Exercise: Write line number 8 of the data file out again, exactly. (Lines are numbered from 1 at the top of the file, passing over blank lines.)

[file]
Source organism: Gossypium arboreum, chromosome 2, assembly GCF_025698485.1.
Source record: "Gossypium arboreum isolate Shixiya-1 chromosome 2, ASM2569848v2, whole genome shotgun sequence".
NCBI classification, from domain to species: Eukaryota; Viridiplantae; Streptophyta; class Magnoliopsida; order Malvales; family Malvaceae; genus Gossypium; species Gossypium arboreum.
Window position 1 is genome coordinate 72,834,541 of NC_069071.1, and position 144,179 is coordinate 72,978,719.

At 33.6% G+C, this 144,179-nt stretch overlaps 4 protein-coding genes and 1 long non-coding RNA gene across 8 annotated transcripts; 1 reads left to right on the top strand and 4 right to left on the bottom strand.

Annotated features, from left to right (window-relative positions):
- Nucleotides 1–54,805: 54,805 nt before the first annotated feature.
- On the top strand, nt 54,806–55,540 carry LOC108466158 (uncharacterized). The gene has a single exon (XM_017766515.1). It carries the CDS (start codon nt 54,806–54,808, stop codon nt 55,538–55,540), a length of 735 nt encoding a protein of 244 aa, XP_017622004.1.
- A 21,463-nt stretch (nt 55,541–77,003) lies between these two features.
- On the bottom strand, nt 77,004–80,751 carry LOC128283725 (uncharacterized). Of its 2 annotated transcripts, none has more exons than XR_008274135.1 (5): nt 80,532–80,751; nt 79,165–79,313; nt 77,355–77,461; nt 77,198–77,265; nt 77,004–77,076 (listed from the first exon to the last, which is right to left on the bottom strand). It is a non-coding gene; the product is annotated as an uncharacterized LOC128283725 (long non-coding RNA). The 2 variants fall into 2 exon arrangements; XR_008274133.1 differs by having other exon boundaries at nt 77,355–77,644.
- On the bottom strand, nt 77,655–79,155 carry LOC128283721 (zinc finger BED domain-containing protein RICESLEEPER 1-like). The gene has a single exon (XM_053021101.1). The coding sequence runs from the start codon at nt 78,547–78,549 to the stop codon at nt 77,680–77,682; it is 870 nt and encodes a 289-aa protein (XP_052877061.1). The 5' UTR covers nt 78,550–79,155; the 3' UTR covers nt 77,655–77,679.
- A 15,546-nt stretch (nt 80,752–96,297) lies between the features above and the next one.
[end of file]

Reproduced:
- On the top strand, nt 54,806–55,540 carry LOC108466158 (uncharacterized). The gene has a single exon (XM_017766515.1). It carries the CDS (start codon nt 54,806–54,808, stop codon nt 55,538–55,540), a length of 735 nt encoding a protein of 244 aa, XP_017622004.1.